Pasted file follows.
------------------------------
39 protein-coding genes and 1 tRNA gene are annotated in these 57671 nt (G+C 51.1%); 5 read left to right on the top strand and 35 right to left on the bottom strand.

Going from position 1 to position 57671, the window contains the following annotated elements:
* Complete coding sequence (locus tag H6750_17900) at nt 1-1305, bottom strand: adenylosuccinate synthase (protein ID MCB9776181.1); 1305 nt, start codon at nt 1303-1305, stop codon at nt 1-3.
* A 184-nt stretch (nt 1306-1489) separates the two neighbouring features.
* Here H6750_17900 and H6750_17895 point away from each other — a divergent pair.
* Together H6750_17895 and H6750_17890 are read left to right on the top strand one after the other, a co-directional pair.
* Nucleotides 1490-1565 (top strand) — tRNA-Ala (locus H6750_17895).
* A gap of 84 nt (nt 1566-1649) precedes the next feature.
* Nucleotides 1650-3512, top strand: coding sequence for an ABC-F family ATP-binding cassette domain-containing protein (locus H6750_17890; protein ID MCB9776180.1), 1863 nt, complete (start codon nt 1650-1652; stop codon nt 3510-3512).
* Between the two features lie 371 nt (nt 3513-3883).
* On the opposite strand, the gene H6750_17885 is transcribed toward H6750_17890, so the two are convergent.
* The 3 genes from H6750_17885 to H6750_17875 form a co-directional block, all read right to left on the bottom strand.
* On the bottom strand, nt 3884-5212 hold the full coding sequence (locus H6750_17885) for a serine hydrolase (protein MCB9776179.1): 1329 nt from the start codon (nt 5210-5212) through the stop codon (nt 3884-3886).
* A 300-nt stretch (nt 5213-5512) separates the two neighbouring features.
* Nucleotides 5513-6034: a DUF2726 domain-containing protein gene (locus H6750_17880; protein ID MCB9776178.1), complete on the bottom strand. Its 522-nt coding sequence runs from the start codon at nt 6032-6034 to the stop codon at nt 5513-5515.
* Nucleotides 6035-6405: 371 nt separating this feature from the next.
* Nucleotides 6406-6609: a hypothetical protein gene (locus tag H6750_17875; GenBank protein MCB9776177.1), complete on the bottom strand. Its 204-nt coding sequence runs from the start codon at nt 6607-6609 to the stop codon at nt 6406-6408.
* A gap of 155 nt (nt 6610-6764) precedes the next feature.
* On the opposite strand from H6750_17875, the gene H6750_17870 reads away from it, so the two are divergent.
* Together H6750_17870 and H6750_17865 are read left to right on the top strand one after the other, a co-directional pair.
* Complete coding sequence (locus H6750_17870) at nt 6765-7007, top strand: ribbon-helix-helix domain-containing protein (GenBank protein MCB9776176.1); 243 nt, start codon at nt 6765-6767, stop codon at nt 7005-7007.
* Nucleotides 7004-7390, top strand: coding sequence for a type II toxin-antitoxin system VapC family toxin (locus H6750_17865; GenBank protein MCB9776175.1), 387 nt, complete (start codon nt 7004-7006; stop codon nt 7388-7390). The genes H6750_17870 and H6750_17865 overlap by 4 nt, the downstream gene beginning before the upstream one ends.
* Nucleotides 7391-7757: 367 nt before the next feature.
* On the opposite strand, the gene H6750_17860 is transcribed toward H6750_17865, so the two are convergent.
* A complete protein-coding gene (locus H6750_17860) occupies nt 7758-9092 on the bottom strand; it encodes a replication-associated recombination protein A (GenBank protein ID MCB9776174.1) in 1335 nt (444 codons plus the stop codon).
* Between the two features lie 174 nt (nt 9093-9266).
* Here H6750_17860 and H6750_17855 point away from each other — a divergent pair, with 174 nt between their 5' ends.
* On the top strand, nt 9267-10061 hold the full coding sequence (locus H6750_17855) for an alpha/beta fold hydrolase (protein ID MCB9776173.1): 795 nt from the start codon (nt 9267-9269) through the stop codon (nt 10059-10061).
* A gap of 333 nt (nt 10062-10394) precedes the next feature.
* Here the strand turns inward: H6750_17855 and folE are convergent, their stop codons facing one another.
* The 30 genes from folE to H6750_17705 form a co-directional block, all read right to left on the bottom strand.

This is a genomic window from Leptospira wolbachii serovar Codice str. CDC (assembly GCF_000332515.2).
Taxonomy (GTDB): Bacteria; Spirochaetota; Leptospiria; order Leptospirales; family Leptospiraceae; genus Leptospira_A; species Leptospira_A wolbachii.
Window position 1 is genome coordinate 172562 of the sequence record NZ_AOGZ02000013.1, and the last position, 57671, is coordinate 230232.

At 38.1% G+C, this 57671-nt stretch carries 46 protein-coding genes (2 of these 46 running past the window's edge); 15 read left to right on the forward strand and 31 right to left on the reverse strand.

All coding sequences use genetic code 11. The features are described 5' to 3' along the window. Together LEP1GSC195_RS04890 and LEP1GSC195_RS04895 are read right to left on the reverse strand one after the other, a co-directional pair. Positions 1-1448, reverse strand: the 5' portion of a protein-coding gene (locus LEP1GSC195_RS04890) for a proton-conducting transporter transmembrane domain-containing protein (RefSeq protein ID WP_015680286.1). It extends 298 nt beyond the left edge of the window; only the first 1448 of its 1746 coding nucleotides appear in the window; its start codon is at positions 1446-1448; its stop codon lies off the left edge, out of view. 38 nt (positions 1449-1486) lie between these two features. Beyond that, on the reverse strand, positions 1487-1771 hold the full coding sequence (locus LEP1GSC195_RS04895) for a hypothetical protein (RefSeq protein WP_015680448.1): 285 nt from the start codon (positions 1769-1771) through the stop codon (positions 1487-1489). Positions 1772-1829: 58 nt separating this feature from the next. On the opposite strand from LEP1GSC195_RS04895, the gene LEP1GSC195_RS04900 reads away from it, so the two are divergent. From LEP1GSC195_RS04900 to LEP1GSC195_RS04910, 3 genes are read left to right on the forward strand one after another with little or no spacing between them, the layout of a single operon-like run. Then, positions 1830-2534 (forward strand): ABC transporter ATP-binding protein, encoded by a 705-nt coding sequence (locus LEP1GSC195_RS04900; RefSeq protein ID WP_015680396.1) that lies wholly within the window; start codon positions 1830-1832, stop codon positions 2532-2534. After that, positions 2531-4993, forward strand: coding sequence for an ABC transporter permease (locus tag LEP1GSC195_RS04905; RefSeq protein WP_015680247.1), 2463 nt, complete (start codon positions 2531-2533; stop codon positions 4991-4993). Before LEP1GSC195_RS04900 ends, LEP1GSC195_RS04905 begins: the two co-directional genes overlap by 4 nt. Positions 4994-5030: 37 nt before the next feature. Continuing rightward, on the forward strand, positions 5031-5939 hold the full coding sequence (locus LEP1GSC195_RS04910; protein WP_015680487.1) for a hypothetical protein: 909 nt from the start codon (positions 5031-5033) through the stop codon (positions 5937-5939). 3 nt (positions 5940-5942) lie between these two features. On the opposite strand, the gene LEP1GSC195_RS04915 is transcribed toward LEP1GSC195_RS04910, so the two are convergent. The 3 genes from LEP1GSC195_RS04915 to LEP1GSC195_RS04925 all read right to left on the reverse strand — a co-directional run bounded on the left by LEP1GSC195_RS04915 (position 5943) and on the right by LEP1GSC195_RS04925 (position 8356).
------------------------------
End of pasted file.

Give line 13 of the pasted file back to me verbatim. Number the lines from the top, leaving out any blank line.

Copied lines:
* On the bottom strand, nt 3884-5212 hold the full coding sequence (locus H6750_17885) for a serine hydrolase (protein MCB9776179.1): 1329 nt from the start codon (nt 5210-5212) through the stop codon (nt 3884-3886).